Researchers have discovered microorganisms that are responsible for the formation of coal and the production of methane. The discovery will help to efficiently extract methane from coal deposits. An article about the discovery was published in the journal Science.
Coal has been known to mankind for quite a long time, and still this mineral is used to generate energy, despite the fact that they are trying to reduce its production. But along with coal, other substances can also lie in the rock thickness, which can also be used in energy and industry. However, despite the fact that coal has been familiar to us since time immemorial, we still know very little about the initial stages of its synthesis.
Researchers in the new work studied methoxyl groups in coal samples from around the world and used stable isotopes to show that organic material eventually turns into stone under the action of microorganisms. Methoxyl groups in coal turn into methane, but researchers believe that the process of methane formation from coal is poorly understood. To better understand this process, the scientists used stable carbon isotopes in the remaining methoxyl groups.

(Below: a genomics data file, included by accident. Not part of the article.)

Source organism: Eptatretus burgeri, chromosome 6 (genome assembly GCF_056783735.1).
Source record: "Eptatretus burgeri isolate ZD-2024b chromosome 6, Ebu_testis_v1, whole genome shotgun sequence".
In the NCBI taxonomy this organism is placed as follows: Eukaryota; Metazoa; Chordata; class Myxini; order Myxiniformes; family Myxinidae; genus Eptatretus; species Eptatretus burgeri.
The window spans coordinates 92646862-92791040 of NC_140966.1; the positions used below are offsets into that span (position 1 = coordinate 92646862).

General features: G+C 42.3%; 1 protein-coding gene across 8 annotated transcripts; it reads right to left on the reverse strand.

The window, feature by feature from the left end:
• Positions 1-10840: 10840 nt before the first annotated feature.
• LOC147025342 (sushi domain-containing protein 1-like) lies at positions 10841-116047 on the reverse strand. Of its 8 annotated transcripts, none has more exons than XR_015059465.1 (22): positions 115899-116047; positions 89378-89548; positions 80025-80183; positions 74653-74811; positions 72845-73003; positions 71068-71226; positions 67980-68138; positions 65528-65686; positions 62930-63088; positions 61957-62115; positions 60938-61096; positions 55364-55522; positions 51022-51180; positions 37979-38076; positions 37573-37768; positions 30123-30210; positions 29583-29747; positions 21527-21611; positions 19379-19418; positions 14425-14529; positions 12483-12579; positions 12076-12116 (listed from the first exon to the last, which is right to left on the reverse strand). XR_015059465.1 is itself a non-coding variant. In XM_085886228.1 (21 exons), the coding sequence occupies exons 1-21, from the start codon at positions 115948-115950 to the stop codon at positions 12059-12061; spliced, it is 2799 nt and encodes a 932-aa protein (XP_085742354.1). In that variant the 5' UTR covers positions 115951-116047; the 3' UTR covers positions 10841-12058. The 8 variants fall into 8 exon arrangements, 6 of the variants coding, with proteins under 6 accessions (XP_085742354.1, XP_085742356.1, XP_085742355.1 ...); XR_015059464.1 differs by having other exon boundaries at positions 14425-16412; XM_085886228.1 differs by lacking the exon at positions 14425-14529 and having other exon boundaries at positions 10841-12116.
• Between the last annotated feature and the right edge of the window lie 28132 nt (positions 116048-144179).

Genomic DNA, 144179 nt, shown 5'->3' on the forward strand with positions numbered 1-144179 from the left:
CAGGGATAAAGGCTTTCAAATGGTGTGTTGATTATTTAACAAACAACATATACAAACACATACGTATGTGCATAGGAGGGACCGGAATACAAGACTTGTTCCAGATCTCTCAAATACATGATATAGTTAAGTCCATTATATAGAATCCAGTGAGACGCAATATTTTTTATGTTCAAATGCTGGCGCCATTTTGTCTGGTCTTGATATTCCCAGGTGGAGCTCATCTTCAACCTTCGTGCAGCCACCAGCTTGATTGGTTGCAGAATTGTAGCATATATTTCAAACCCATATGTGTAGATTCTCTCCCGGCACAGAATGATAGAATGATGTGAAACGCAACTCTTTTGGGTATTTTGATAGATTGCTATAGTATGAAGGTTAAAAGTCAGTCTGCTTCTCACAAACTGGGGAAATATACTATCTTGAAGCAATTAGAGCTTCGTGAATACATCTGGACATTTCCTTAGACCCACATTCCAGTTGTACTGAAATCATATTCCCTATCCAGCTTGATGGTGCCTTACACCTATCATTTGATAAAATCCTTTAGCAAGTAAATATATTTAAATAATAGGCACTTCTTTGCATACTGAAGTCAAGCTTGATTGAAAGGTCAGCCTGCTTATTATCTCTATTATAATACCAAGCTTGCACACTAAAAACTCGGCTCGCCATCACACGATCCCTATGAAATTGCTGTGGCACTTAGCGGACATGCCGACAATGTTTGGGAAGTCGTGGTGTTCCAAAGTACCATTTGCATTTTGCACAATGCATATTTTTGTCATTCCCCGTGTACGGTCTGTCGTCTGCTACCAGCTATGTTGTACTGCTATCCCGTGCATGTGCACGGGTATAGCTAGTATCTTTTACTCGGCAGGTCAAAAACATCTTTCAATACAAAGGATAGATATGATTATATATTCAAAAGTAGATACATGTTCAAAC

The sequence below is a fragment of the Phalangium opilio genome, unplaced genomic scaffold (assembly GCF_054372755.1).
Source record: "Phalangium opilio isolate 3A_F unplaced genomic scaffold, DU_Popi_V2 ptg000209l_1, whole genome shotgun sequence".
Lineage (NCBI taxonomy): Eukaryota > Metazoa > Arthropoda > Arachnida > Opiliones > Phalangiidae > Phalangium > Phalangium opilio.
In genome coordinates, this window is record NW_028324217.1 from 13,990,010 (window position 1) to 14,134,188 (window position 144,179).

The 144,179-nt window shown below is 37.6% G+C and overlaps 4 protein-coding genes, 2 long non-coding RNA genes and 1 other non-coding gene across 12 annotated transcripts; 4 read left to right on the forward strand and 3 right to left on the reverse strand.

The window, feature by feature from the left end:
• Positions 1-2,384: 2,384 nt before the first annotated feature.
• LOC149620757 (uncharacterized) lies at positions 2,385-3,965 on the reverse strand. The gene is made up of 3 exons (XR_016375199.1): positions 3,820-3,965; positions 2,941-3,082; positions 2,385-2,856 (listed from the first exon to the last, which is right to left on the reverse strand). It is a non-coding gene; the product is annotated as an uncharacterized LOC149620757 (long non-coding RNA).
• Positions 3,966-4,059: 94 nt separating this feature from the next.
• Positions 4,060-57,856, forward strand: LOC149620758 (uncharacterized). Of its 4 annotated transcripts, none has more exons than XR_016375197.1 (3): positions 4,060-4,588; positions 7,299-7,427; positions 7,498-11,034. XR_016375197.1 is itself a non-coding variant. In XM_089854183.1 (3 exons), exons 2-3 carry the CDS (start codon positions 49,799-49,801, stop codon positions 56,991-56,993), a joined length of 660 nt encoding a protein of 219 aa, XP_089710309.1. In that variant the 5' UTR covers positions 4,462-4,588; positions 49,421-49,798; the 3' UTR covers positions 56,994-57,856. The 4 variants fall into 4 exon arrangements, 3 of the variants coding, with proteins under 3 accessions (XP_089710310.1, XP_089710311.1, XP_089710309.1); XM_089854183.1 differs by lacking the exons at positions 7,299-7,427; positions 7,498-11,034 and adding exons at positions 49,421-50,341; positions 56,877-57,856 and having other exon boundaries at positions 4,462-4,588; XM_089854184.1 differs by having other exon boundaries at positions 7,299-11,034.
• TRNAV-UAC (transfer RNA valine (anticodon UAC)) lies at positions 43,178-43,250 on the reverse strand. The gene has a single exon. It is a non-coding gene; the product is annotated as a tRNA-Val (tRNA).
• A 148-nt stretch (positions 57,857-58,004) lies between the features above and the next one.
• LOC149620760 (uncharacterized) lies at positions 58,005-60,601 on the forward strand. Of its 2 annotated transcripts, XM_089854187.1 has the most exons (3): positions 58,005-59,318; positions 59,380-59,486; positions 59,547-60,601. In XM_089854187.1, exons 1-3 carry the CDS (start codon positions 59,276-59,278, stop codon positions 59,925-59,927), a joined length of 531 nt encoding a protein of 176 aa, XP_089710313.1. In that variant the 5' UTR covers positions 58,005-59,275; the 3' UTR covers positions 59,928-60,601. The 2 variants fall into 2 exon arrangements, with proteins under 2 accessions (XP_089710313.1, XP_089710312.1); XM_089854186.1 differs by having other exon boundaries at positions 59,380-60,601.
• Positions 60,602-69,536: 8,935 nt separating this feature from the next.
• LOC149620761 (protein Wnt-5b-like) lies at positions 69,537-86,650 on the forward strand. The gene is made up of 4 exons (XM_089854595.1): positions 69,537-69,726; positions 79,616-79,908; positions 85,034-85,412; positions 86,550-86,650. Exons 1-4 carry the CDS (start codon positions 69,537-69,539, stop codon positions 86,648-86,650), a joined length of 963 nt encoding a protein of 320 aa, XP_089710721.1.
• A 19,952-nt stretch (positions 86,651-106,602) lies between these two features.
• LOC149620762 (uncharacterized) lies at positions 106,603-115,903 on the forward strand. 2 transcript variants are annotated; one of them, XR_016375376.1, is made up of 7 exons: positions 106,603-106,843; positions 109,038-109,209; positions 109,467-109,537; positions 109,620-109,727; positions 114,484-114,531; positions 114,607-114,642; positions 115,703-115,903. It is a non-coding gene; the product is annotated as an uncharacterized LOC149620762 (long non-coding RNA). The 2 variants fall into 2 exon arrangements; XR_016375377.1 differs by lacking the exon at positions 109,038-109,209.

The methoxyl group consists of a carbon atom with three hydrogen atoms attached to oxygen. An oxygen atom can attach to any place in a larger organic molecule. In our case, it attaches to a carbon atom in one of the ring compounds contained in the coal. The authors studied methoxyl groups in a variety of substances, from wood to bituminous coal.
Scientists have found that the isotope profile does not correspond to the generally accepted mechanism of methane formation from coal under the influence of heat, increased acidity or catalytic reactions. However, this profile corresponded to the scenario of the impact of microorganisms on organic material. According to the researchers, the depletion of methoxyl groups in coal over time indicates that coal itself has an organic resource in the production of methane. Thus, adding more microbes or nutrients will not lead to an increase in methane production — this will require a different approach.